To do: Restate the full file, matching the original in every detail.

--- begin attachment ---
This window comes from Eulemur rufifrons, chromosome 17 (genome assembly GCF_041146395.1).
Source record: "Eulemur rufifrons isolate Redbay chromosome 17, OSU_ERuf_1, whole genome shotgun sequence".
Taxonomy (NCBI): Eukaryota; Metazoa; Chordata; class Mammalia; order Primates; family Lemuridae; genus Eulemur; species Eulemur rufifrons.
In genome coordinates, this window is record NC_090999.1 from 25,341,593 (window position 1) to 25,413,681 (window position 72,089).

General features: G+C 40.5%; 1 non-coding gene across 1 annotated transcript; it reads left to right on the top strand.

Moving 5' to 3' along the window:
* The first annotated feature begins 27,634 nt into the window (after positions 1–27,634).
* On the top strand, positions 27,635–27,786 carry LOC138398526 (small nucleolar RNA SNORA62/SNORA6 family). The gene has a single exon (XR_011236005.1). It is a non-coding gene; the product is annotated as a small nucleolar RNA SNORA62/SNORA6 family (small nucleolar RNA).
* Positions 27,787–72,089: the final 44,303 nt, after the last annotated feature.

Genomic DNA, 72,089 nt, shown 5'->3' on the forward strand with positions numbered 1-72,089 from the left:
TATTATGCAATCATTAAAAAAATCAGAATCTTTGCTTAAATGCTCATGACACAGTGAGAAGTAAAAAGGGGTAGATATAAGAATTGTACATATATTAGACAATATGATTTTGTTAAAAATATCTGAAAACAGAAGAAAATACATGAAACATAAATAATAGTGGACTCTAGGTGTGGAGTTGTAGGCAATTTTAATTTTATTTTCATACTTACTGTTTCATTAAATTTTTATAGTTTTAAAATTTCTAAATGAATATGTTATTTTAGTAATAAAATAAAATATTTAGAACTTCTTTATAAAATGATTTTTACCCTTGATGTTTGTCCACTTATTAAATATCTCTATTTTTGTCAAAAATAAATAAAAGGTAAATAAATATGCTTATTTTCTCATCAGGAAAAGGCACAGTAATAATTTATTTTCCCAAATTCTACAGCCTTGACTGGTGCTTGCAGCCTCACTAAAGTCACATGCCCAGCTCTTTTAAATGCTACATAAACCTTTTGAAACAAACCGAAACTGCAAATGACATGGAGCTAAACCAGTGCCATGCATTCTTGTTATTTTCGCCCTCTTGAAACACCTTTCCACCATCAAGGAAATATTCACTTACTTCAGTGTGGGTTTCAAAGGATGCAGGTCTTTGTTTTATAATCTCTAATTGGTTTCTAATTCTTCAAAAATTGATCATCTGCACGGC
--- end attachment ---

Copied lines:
This window comes from Eulemur rufifrons, chromosome 17 (genome assembly GCF_041146395.1).
Source record: "Eulemur rufifrons isolate Redbay chromosome 17, OSU_ERuf_1, whole genome shotgun sequence".
Taxonomy (NCBI): Eukaryota; Metazoa; Chordata; class Mammalia; order Primates; family Lemuridae; genus Eulemur; species Eulemur rufifrons.
In genome coordinates, this window is record NC_090999.1 from 25,341,593 (window position 1) to 25,413,681 (window position 72,089).

General features: G+C 40.5%; 1 non-coding gene across 1 annotated transcript; it reads left to right on the top strand.

Moving 5' to 3' along the window:
* The first annotated feature begins 27,634 nt into the window (after positions 1–27,634).
* On the top strand, positions 27,635–27,786 carry LOC138398526 (small nucleolar RNA SNORA62/SNORA6 family). The gene has a single exon (XR_011236005.1). It is a non-coding gene; the product is annotated as a small nucleolar RNA SNORA62/SNORA6 family (small nucleolar RNA).
* Positions 27,787–72,089: the final 44,303 nt, after the last annotated feature.

Genomic DNA, 72,089 nt, shown 5'->3' on the forward strand with positions numbered 1-72,089 from the left:
TATTATGCAATCATTAAAAAAATCAGAATCTTTGCTTAAATGCTCATGACACAGTGAGAAGTAAAAAGGGGTAGATATAAGAATTGTACATATATTAGACAATATGATTTTGTTAAAAATATCTGAAAACAGAAGAAAATACATGAAACATAAATAATAGTGGACTCTAGGTGTGGAGTTGTAGGCAATTTTAATTTTATTTTCATACTTACTGTTTCATTAAATTTTTATAGTTTTAAAATTTCTAAATGAATATGTTATTTTAGTAATAAAATAAAATATTTAGAACTTCTTTATAAAATGATTTTTACCCTTGATGTTTGTCCACTTATTAAATATCTCTATTTTTGTCAAAAATAAATAAAAGGTAAATAAATATGCTTATTTTCTCATCAGGAAAAGGCACAGTAATAATTTATTTTCCCAAATTCTACAGCCTTGACTGGTGCTTGCAGCCTCACTAAAGTCACATGCCCAGCTCTTTTAAATGCTACATAAACCTTTTGAAACAAACCGAAACTGCAAATGACATGGAGCTAAACCAGTGCCATGCATTCTTGTTATTTTCGCCCTCTTGAAACACCTTTCCACCATCAAGGAAATATTCACTTACTTCAGTGTGGGTTTCAAAGGATGCAGGTCTTTGTTTTATAATCTCTAATTGGTTTCTAATTCTTCAAAAATTGATCATCTGCACGGC